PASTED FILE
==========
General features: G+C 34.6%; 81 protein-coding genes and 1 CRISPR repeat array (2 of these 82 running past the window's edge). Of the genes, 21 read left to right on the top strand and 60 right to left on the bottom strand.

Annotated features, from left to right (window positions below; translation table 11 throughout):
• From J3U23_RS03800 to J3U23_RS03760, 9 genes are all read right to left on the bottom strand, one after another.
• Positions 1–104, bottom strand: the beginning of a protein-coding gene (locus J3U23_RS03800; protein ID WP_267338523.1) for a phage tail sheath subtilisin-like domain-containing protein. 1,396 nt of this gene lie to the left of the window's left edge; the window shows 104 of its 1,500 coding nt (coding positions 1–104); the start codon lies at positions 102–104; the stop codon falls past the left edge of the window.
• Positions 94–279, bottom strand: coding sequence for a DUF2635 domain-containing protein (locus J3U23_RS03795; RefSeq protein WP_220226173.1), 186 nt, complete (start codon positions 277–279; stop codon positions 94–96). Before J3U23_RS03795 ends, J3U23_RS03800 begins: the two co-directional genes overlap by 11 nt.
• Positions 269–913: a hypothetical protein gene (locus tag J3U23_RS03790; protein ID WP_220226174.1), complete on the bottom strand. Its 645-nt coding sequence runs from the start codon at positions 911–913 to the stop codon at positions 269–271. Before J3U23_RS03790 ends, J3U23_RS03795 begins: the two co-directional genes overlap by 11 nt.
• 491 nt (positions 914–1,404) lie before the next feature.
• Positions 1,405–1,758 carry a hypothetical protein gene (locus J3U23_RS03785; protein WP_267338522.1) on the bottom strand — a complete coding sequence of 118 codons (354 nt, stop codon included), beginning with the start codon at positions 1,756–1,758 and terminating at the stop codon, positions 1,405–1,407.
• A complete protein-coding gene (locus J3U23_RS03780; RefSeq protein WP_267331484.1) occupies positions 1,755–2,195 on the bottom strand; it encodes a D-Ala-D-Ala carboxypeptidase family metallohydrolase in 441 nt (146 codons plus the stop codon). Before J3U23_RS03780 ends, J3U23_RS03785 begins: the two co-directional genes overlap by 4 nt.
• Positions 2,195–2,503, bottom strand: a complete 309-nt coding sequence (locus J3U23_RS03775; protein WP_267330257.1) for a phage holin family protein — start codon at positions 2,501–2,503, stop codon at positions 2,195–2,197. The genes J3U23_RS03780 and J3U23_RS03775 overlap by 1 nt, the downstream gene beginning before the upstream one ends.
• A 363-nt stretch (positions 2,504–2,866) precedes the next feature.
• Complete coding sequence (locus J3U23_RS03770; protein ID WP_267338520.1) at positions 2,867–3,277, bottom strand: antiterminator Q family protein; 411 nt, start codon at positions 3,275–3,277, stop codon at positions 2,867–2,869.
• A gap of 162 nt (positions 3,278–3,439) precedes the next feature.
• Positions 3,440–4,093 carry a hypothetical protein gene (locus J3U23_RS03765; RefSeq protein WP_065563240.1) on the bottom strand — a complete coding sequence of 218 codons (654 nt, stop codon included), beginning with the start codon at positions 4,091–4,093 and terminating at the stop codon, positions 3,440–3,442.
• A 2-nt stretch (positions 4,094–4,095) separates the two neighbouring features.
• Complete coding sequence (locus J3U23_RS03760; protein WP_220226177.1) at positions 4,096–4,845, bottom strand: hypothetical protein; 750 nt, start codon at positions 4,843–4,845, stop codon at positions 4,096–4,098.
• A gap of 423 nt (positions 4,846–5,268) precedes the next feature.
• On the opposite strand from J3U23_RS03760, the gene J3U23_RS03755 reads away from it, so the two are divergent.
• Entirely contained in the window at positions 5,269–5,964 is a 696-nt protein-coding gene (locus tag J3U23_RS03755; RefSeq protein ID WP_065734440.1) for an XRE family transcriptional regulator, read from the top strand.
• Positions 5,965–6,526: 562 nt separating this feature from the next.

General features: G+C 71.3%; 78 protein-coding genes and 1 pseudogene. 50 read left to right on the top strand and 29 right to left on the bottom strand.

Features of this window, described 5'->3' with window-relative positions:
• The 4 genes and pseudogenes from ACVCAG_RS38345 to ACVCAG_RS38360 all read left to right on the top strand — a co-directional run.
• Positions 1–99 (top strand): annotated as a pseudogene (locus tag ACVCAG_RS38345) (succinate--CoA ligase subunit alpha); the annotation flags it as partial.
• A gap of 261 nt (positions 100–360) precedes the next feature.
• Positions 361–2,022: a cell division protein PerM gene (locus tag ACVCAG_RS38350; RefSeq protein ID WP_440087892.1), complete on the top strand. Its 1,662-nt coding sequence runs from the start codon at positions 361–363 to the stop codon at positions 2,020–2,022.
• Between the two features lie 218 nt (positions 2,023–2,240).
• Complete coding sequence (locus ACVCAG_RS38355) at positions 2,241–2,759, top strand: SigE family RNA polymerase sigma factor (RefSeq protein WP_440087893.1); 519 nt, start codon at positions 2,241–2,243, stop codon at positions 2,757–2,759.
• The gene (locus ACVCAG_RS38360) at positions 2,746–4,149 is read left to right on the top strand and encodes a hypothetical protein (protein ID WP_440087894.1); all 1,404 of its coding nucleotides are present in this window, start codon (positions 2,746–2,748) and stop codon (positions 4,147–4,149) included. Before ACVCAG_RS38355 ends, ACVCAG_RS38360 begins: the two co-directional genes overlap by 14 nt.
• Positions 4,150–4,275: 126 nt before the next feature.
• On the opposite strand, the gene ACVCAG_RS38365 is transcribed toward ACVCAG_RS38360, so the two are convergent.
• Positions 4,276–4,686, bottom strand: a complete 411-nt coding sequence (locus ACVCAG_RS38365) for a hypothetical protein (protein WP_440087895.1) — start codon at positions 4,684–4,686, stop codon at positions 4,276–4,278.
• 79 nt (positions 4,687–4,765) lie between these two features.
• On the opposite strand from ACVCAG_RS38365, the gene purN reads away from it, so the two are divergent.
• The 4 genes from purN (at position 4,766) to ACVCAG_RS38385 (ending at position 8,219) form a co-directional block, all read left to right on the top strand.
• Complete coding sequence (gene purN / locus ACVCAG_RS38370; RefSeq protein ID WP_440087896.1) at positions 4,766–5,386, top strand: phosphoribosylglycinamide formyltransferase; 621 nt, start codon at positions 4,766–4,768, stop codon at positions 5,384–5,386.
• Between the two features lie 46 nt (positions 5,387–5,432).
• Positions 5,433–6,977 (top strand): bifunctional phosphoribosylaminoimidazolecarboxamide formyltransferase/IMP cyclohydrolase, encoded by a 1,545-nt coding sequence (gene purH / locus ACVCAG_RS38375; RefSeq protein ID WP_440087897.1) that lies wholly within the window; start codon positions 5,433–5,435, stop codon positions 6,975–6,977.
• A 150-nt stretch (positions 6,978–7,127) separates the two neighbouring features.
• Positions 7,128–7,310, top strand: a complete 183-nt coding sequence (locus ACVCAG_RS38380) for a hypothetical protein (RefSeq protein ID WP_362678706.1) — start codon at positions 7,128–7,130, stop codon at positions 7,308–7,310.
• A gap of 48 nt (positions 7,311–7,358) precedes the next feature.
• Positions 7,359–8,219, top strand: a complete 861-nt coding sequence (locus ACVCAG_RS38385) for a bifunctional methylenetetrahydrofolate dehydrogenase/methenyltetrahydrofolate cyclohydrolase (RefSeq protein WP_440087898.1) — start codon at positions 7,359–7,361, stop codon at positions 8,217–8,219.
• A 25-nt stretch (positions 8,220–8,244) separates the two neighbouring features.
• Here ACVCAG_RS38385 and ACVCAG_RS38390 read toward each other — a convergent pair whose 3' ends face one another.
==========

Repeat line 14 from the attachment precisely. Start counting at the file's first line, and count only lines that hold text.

• Positions 3,440–4,093 carry a hypothetical protein gene (locus J3U23_RS03765; RefSeq protein WP_065563240.1) on the bottom strand — a complete coding sequence of 218 codons (654 nt, stop codon included), beginning with the start codon at positions 4,091–4,093 and terminating at the stop codon, positions 3,440–3,442.